The start of December means two things: The holiday season is officially upon us, and winter is coming. The days are getting noticeably shorter, as the nights grow longer, in anticipation of the arrival of the winter solstice, December 21, also known as the shortest day of the year and the beginning of winter. Unsurprisingly, the cold weather means we're more likely to get sick (i.e, the common cold, the flu), but the cold could affect us in unexpected ways — both physically and mentally.

Weather can have a profound impact on our health and well-being. Freezing temperatures can influence our thoughts and decisions without us realizing it. Science has found it can affect everything from creativity to our susceptibility of developing migraines.

Read More: Why Does The Weather Influence Our Chances Of Catching A Cold?

Below are six surprising ways how cold weather can affect us physiologically and psychologically, for better or for worse.

Physical Effects


The research is not concrete, but anecdotally speaking, there's an exceptionally high number of migraines cases during the winter months. Extremes in weather, like big swings in temperature and barometric pressure, can influence the likelihood of a migraine, according to the Cleveland Clinic. This effect occurs more in people who are prone to migraine and tension-type headaches.

In a 2015 study published in the Journal of Headache and Pain, researchers asked 66 patients to provide headache diaries from several months in 2007 to a headache clinic in Taiwan. A total of 34 patients reported sensitivity to temperature change while the other 32 did not. Researchers compared the headache diaries, and found patients who were sensitive to temperature experienced a significantly higher number of headaches in the winter than in the other seasons.

Although the association between temperature and headache is not fully understood, one researcher hypothesized these headaches may be linked to blood vessel and circulatory changes, which cold weather might aggravate.

Heart Complications

The cold weather can lead to a vast increase in heart complications. The cold air makes the body work overtime, especially the lungs and the heart. Cold temperature is known to raise blood pressure, and also increase levels of certain proteins that could increase the risk for blood clots.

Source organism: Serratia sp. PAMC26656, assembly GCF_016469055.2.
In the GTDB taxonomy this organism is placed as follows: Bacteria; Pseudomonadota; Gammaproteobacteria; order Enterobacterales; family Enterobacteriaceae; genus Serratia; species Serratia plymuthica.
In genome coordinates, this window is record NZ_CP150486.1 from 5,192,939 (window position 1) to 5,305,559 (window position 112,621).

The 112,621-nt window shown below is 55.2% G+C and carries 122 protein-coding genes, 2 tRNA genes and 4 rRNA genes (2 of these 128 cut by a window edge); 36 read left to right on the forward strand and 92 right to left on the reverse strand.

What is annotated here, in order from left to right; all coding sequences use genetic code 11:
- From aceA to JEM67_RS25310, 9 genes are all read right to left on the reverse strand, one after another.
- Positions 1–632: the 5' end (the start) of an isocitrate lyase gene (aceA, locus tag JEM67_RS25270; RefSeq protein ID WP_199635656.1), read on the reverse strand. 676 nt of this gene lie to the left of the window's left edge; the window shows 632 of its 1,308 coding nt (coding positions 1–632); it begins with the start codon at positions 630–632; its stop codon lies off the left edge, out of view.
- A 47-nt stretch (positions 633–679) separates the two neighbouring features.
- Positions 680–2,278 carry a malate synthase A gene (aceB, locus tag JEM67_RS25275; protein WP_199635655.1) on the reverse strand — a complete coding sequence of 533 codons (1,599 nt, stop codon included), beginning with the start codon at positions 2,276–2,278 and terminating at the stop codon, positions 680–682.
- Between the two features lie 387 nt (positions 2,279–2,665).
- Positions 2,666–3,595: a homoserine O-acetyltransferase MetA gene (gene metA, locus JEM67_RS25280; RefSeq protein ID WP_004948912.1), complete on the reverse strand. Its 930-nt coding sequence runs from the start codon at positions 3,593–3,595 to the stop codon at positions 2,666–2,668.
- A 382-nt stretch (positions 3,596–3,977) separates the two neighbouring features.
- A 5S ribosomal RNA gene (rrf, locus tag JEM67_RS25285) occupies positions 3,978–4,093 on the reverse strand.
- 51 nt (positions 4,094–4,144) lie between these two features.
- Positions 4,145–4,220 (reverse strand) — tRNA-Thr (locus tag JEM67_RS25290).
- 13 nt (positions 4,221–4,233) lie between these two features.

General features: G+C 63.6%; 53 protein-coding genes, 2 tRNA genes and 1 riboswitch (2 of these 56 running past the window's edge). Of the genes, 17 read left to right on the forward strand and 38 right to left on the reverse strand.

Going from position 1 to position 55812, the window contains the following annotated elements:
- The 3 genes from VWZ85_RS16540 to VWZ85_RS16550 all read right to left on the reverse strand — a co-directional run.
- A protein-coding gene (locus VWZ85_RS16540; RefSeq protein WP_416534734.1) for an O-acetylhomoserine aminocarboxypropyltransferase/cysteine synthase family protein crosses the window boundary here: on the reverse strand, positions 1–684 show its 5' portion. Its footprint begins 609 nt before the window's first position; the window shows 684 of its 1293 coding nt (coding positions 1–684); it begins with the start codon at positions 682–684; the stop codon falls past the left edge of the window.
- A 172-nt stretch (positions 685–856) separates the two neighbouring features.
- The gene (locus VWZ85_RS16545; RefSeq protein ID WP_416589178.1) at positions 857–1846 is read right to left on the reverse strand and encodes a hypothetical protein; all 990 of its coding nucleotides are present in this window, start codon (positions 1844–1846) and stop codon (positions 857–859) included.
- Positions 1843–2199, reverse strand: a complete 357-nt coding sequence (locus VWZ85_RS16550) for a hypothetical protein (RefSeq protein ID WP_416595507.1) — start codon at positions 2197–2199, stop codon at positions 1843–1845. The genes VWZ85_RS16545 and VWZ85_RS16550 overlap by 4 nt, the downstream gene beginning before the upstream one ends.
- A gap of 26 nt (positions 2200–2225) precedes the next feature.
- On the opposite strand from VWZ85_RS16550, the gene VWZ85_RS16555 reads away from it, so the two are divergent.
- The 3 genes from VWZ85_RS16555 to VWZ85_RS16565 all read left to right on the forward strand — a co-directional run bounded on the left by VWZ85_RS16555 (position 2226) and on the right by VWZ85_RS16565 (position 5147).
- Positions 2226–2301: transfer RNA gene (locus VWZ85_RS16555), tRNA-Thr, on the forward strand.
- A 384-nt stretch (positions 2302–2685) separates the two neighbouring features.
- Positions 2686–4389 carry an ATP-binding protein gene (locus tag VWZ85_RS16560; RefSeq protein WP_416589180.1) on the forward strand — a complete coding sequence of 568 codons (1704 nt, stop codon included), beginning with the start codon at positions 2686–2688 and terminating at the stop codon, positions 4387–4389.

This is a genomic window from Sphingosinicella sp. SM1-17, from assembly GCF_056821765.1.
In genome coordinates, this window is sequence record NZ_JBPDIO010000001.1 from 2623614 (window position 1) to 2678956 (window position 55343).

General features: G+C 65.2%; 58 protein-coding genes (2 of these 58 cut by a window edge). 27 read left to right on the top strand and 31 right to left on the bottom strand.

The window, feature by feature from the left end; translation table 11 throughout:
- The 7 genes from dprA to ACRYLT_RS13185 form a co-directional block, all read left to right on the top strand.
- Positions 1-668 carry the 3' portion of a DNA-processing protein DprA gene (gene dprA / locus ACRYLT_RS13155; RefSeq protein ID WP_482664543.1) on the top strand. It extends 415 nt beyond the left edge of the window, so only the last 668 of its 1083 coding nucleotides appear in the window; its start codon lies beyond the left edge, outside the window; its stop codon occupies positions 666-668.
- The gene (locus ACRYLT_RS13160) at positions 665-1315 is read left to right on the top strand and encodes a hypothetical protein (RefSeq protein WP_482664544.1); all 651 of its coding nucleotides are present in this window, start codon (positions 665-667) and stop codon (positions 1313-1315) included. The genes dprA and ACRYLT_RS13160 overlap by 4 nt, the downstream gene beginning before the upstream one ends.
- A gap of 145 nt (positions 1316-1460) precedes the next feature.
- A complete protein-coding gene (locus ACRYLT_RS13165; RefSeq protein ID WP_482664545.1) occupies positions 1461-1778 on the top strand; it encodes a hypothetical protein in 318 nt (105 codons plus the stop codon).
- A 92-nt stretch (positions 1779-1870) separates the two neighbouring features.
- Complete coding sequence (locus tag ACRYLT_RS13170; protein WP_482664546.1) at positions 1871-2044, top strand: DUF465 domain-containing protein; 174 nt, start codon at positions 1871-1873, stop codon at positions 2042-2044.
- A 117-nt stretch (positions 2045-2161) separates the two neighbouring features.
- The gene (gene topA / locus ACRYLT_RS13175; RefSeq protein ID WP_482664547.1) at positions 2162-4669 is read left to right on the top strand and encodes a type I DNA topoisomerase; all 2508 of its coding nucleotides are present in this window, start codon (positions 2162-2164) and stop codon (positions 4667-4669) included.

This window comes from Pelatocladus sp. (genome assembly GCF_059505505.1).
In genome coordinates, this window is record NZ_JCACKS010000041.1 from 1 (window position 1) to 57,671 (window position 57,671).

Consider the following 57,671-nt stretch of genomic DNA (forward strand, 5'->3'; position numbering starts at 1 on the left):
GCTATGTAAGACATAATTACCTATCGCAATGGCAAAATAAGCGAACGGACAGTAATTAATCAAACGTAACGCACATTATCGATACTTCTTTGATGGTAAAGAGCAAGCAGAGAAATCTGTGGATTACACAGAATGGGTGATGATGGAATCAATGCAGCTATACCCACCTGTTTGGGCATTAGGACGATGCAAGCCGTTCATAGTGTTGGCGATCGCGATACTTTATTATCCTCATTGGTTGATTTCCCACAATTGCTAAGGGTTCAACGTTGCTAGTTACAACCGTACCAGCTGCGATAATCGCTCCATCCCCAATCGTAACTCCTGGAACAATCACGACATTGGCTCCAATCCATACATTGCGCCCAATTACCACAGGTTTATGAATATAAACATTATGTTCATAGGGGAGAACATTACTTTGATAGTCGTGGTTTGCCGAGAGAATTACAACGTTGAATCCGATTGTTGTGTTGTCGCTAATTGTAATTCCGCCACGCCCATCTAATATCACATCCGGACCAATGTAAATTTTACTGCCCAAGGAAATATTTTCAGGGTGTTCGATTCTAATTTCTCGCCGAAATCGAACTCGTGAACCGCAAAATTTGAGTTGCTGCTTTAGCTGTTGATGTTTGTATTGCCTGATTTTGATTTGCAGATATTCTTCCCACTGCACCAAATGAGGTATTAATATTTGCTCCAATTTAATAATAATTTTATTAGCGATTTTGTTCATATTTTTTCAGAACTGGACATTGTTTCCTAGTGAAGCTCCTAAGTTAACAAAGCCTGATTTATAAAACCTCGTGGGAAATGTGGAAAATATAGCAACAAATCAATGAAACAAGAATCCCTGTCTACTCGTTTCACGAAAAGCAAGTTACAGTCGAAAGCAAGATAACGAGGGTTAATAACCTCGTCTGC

A 2010 study published in BMJ found cold weather may increase the risk of a heart attack. Every 1.8 degree Fahrenheit reduction in temperature on a single day was associated with about 200 additional heart attacks. When the weather is cold, the heart must also work harder to maintain body heat, and the arteries tighten, which restricts blood flow and the oxygen supply to the heart. All these factors could trigger a heart attack, especially in the elderly, or those with existing heart disease.

Low Sex Drive

Winter time means we're less likely to have a higher sex drive. The body’s testosterone products naturally declines from November through April in the Northern Hemisphere, and then rises steadily through the spring and summer with a peak in October. This is why reproductive rates increase, with the month of June showing the highest rate of conception.

Read More: Low Sex Drive In Women Before Last Period Depends On Race And Ethnicity

A study conducted by the University of Tasmania suggests our ancestors' hibernation patterns are to blame for the drop in libido. "Hibernation caused their metabolisms to slow and sex drives to wane, as they increased their calorie load and slept more," said Dr. Margaret Austen, co-author of the study.

Mental Effects

Depression, But Less Violent

The link between winter and depression is seen in patients who suffer from seasonal affective disorder (SAD). This could be attributed to several reasons, such as the decrease in sunlight may disrupt the body’s internal clock, leading to feelings of depression; reduced sunlight can lead to a drop in serotonin levels, and trigger depression; or the change in season can disrupt the balance of the body's level of melatonin, which plays a role in sleep patterns and mood, according to the Mayo Clinic.

Meanwhile, violent thoughts tend to decrease during the winter time, while levels of violence and aggression are higher in hot climates, according to a recent study in Behavioral and Brain Sciences.

Boost Creativity

Various types of creativity can occur, depending whether we feel hot or cold. In a 2014 study published in Acta Psychologica, researchers found people who were given a heated therapeutic pad, a hot cup of tea, or who were in a warm room, were better at creative drawing, categorizing objects, and thinking of gift ideas for others. Meanwhile, those in the cold were better at identifying metaphors, thinking of new pasta names, and planning abstract gift ideas. The researchers hypothesize warmth helps people feel psychologically connected and more generous to others, while the cold may stimulate referential, or cold precessing, as people are more likely to feel distant from others.

Read More: Creativity Doesn't Always Stem From Thinking Outside The Box

Wear Red

Winter can affect what we wear, specifically what color we choose, but during a certain time of the month. A 2014 study in PLOS ONE found women are more prone to wearing red or pink on days when they’re ovulating, specifically in the winter. Although the link remains unclear, researchers hypothesize red and pink exude sex appeal in the winter, a time where women are limited to the ways they can dress seductively. The red-dress effect can be moderated by current climate changes, and does provide further evidence that under certain circumstances, red and pink is reliably linked to female fertility.